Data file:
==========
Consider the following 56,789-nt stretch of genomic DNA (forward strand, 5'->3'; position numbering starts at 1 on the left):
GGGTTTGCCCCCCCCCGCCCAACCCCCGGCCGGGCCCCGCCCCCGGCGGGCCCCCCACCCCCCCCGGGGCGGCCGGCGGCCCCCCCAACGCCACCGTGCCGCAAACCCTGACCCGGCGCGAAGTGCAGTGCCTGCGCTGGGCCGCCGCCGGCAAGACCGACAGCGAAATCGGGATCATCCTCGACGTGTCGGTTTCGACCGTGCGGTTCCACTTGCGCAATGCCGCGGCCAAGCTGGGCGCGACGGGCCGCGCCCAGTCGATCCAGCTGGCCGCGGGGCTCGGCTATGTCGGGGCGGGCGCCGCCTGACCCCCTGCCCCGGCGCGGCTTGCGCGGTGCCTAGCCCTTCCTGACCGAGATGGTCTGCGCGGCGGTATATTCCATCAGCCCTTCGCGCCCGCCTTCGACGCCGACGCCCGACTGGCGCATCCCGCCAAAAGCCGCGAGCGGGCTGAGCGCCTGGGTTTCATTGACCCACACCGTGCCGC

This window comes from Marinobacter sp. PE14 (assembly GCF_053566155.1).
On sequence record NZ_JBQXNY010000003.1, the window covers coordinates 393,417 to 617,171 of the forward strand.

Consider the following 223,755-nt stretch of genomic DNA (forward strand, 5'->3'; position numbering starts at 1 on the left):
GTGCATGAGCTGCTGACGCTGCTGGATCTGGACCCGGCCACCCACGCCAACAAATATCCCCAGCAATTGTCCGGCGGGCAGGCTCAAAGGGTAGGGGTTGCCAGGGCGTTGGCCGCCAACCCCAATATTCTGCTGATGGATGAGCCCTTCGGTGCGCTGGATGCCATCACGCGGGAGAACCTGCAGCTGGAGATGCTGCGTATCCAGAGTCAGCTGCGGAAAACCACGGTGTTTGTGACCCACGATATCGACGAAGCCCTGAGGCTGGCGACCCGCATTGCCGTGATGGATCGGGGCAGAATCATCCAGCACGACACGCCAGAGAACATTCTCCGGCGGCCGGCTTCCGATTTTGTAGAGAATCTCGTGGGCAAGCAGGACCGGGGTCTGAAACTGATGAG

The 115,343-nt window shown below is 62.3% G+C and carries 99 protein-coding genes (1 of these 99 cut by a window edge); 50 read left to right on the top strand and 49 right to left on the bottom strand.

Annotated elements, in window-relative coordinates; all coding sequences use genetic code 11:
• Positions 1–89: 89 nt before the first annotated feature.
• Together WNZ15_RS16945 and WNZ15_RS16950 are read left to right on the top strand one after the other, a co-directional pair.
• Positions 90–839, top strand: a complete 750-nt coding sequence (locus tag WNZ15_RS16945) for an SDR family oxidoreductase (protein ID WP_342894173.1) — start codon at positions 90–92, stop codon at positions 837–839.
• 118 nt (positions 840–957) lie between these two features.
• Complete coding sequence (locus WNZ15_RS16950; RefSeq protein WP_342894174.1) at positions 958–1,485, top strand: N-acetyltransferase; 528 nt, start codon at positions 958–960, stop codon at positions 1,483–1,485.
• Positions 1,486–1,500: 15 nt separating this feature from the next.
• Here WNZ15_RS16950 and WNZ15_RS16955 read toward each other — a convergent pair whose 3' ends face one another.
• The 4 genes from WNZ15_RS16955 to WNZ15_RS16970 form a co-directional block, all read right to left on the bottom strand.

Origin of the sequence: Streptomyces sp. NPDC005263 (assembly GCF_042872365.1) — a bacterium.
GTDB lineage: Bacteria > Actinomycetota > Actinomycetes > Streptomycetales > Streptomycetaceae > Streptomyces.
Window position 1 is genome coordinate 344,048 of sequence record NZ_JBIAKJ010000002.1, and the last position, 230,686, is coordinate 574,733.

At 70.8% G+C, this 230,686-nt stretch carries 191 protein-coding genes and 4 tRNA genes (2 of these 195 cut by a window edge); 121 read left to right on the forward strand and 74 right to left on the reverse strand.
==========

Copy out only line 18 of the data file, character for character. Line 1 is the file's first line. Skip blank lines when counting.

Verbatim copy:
GTDB lineage: Bacteria > Actinomycetota > Actinomycetes > Streptomycetales > Streptomycetaceae > Streptomyces.